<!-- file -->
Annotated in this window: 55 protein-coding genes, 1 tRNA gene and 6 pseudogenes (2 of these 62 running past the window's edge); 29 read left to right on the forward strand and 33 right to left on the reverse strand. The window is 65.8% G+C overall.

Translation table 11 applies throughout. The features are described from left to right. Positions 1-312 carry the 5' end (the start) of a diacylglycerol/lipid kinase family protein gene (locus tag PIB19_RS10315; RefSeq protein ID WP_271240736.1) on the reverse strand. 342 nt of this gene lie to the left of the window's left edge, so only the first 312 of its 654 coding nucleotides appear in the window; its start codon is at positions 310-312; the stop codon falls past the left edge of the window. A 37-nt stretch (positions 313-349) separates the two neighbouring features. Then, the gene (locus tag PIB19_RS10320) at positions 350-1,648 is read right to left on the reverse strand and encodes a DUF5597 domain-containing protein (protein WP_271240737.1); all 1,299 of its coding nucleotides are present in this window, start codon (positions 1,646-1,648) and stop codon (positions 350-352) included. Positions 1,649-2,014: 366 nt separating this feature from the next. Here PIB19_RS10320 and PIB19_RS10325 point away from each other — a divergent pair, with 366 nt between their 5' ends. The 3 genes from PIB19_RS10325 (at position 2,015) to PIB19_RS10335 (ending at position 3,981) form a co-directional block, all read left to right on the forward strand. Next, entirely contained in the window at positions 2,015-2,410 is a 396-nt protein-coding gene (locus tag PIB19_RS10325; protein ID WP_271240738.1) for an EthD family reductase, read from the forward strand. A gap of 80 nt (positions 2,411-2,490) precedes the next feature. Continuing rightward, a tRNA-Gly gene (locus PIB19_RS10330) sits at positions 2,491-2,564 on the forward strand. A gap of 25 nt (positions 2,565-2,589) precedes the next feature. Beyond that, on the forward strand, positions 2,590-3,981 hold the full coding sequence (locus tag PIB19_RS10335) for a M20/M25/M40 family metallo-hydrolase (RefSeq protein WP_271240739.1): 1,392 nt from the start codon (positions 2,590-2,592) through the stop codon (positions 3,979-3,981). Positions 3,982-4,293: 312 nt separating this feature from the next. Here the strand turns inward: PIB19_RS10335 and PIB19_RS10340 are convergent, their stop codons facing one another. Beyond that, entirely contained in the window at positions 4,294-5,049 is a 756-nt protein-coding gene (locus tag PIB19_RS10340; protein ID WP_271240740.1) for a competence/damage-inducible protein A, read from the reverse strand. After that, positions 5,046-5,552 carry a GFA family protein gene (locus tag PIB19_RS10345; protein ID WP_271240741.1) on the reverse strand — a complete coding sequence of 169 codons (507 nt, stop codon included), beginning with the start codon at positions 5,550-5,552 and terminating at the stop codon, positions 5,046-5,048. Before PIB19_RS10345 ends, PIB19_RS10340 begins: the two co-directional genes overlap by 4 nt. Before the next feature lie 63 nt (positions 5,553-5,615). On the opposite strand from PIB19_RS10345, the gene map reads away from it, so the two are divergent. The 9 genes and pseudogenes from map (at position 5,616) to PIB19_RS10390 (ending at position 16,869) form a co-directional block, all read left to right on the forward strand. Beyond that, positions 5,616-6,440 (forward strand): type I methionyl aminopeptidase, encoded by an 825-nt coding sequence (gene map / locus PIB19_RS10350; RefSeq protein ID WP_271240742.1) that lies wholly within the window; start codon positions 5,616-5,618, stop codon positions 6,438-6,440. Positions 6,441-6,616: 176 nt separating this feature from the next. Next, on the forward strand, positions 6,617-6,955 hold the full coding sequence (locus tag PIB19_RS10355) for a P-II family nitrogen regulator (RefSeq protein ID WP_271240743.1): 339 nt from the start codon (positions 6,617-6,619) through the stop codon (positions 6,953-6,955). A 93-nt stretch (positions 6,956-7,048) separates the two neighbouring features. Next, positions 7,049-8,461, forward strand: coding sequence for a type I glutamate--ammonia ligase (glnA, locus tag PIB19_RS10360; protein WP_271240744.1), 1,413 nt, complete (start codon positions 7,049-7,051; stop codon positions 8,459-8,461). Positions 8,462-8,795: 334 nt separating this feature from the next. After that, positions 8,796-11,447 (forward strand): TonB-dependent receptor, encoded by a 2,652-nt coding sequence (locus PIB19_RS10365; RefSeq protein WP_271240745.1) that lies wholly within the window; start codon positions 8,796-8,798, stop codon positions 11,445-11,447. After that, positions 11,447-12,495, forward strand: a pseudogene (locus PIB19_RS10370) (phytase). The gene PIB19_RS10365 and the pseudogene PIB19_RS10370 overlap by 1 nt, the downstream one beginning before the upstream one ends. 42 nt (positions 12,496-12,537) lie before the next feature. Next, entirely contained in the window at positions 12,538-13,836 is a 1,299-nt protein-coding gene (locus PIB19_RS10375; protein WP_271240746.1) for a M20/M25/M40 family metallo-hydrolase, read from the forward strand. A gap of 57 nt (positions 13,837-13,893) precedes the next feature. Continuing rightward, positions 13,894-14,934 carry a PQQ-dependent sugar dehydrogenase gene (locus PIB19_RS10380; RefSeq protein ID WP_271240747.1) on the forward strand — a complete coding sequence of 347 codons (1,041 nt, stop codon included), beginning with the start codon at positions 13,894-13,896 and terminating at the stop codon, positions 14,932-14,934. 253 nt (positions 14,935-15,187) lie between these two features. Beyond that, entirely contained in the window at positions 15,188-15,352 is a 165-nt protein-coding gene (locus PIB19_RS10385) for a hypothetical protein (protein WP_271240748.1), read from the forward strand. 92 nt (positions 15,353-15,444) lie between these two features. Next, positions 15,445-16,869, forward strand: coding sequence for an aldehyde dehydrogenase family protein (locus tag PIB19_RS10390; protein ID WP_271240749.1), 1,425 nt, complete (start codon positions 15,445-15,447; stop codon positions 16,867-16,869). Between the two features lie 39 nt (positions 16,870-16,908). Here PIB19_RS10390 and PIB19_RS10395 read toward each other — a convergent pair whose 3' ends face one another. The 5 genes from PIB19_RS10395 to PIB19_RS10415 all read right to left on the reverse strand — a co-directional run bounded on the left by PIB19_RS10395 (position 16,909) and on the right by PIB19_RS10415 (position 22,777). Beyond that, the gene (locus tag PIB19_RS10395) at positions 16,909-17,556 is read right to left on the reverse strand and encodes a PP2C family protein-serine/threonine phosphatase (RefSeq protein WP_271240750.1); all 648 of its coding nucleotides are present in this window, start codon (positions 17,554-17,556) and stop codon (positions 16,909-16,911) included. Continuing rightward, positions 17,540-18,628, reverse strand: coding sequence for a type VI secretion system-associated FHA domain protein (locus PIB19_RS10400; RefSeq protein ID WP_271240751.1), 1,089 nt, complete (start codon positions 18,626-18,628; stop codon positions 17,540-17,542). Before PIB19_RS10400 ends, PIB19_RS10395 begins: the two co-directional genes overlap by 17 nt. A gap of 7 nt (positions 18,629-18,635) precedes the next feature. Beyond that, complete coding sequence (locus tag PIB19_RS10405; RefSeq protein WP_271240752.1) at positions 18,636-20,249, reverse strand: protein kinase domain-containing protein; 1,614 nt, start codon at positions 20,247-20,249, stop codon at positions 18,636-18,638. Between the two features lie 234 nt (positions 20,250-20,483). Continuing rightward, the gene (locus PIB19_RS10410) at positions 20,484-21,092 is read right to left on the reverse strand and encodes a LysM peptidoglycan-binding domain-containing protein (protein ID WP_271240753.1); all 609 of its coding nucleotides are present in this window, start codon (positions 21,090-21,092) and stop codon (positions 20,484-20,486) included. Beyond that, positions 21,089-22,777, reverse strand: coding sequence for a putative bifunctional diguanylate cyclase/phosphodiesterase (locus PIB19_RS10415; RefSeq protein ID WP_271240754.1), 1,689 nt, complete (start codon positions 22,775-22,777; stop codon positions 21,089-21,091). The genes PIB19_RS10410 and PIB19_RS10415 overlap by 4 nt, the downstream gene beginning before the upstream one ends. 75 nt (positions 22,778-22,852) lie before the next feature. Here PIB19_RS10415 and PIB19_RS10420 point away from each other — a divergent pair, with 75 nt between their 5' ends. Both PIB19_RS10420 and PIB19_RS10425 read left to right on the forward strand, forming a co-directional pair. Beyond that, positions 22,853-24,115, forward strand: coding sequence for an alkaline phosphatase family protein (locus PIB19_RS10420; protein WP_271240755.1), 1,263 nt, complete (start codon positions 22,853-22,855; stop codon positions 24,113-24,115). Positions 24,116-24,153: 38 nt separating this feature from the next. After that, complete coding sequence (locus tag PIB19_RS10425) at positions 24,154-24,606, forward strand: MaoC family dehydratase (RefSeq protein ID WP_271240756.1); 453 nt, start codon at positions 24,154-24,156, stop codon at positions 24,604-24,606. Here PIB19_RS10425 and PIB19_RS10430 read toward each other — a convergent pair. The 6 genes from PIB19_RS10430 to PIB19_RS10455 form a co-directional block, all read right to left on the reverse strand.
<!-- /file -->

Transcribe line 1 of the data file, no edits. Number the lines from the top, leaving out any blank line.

Annotated in this window: 55 protein-coding genes, 1 tRNA gene and 6 pseudogenes (2 of these 62 running past the window's edge); 29 read left to right on the forward strand and 33 right to left on the reverse strand. The window is 65.8% G+C overall.